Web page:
Hong Kong student mocks Mandarin classes with ‘confession’

Hong Kong Baptist University student offers sardonic response after protest punishment

May 23, 2018
Hong Kong
Source: iStock

A Hong Kong Baptist University student punished for taking part in protests against required Mandarin classes has posted a mock confession, offering an apology to the institution and the Chinese Communist Party.

William Liu Wai-lim “mocked the university’s policy on Mandarin proficiency as a bid to please the mainland authorities”, the South China Morning Post reported.

In January, the environmental science undergraduate and other students “besieged the language centre office in protest against the university’s requirement for all students to take a Mandarin course or pass a proficiency test”, the newspaper said.

In response, the university said that he must write a letter of apology and carry out 20 hours of community service.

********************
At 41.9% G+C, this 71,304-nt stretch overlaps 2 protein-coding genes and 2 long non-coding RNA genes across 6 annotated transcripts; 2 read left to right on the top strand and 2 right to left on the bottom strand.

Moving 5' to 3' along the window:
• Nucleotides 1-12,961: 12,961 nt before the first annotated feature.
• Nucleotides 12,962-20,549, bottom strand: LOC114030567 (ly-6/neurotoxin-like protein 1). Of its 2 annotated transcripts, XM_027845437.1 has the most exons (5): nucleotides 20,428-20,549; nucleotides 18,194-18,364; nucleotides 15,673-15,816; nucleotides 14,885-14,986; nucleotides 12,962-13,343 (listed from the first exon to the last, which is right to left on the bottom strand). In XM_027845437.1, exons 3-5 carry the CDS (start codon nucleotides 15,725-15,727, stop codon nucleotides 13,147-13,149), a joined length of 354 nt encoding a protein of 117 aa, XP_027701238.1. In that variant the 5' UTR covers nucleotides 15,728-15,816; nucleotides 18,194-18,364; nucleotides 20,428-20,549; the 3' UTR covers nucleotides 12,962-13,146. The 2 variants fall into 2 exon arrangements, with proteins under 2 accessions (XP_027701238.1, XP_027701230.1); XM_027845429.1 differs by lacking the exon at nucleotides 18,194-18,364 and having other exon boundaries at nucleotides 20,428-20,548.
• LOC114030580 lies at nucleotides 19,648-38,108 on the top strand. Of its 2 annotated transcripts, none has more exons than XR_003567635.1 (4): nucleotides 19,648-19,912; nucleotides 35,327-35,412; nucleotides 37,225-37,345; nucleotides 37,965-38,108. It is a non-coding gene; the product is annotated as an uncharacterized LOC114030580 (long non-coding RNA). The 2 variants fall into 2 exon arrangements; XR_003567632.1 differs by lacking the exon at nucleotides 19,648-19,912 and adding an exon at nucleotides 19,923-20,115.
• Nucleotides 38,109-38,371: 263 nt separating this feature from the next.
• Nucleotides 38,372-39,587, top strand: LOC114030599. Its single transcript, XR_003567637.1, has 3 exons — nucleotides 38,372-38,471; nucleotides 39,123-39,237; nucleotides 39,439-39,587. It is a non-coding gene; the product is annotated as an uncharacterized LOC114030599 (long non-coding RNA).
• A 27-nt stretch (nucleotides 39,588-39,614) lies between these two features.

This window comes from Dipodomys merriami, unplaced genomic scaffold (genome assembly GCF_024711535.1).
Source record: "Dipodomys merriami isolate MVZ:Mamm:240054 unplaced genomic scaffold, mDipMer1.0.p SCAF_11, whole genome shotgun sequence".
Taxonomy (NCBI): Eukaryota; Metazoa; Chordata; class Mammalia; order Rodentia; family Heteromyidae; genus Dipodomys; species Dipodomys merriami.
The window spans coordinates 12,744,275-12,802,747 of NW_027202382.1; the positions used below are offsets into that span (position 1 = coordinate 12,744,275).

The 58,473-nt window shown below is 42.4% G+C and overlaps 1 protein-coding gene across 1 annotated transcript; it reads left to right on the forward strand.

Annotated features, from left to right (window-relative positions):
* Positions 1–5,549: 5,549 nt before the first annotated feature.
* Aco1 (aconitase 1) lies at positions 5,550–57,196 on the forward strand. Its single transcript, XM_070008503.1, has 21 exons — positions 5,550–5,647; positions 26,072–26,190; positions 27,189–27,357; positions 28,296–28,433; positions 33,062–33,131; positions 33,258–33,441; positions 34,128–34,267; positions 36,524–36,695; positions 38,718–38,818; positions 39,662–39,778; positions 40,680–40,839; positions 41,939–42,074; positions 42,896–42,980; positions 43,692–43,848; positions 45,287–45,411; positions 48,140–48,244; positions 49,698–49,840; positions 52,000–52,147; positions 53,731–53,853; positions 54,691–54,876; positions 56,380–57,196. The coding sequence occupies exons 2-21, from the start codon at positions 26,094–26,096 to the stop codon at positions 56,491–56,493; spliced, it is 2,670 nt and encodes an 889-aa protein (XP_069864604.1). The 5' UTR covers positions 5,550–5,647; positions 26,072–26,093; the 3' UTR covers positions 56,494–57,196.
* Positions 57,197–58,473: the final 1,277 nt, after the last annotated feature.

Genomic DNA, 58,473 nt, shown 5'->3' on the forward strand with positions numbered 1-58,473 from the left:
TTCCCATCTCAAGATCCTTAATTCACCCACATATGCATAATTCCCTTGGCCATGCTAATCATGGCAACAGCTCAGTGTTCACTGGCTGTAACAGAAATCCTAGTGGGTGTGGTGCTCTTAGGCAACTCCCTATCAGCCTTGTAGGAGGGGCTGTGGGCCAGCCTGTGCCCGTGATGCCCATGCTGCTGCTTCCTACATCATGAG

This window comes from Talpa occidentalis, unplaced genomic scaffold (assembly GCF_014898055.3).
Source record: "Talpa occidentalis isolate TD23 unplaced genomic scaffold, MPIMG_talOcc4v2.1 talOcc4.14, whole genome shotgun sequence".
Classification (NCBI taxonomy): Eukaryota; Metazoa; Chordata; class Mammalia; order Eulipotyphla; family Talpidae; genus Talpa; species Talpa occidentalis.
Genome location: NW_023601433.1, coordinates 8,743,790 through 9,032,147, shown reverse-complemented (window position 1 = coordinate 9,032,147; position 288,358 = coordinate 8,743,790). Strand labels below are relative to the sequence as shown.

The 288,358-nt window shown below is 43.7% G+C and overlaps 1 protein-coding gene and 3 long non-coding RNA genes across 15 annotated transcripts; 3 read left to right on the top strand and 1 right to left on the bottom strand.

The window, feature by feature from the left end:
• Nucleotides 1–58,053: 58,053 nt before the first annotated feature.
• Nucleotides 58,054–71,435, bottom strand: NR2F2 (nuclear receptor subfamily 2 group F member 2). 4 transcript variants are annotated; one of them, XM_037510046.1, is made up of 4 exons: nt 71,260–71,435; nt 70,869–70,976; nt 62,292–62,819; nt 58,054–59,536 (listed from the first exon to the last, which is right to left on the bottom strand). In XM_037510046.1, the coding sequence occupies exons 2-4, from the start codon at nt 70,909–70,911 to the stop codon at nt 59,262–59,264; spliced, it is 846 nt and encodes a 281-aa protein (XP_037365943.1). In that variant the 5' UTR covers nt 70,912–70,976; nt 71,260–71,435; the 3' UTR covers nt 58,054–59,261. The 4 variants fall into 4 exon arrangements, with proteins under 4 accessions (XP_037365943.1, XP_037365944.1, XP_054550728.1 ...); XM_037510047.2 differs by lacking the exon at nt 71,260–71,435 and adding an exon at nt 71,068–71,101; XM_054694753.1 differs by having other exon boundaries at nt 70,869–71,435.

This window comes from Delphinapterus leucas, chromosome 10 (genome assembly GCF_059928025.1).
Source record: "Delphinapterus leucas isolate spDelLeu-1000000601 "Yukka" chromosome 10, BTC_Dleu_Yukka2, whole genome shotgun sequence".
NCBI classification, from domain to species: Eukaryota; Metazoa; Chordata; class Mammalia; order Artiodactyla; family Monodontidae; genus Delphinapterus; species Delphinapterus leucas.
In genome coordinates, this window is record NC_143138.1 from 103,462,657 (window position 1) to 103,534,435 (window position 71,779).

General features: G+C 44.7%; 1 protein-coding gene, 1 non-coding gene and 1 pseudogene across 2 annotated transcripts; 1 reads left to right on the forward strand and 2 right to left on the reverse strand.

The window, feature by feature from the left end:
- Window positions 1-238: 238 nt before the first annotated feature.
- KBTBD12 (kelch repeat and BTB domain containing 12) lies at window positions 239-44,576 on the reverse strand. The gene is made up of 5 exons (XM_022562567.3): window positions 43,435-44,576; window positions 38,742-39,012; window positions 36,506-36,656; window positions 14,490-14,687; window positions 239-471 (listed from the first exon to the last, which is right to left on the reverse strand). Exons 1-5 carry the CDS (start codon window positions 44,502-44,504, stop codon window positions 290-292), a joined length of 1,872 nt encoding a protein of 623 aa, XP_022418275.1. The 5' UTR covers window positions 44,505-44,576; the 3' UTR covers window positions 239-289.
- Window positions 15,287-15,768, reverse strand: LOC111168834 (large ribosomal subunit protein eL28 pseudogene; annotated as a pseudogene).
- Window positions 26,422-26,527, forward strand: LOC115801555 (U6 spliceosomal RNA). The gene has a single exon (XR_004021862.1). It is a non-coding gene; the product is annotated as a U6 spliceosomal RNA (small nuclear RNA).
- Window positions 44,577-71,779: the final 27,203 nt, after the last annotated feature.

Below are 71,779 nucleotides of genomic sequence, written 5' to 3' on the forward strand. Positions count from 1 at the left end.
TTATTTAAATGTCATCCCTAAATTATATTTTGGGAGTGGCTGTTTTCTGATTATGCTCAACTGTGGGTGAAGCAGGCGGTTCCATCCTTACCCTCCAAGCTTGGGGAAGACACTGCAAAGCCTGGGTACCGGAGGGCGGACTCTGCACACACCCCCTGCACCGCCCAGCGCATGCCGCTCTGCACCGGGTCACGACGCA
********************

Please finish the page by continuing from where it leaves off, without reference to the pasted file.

Mainland China’s influence in Hong Kong universities is a frequent subject of controversy.

Mr Liu’s “confession”, written in simplified Chinese, was posted on the institution’s “democracy wall” – sites for protest posters at Hong Kong universities.

The message was topped with a banner that read: “Surrendering to the party, the nation, the people, and the language centre. My Confession.”

Mr Liu’s message said that he would “repent for the mistakes he had done” and learn “the series of speeches by general secretary Xi Jinping” and would adopt “Xi Jinping Thought on Socialism with Chinese Characteristics for a New Era” to “remould” his thoughts.

The university told the SCMP that it would not comment.

john.morgan@timeshigherducation.com

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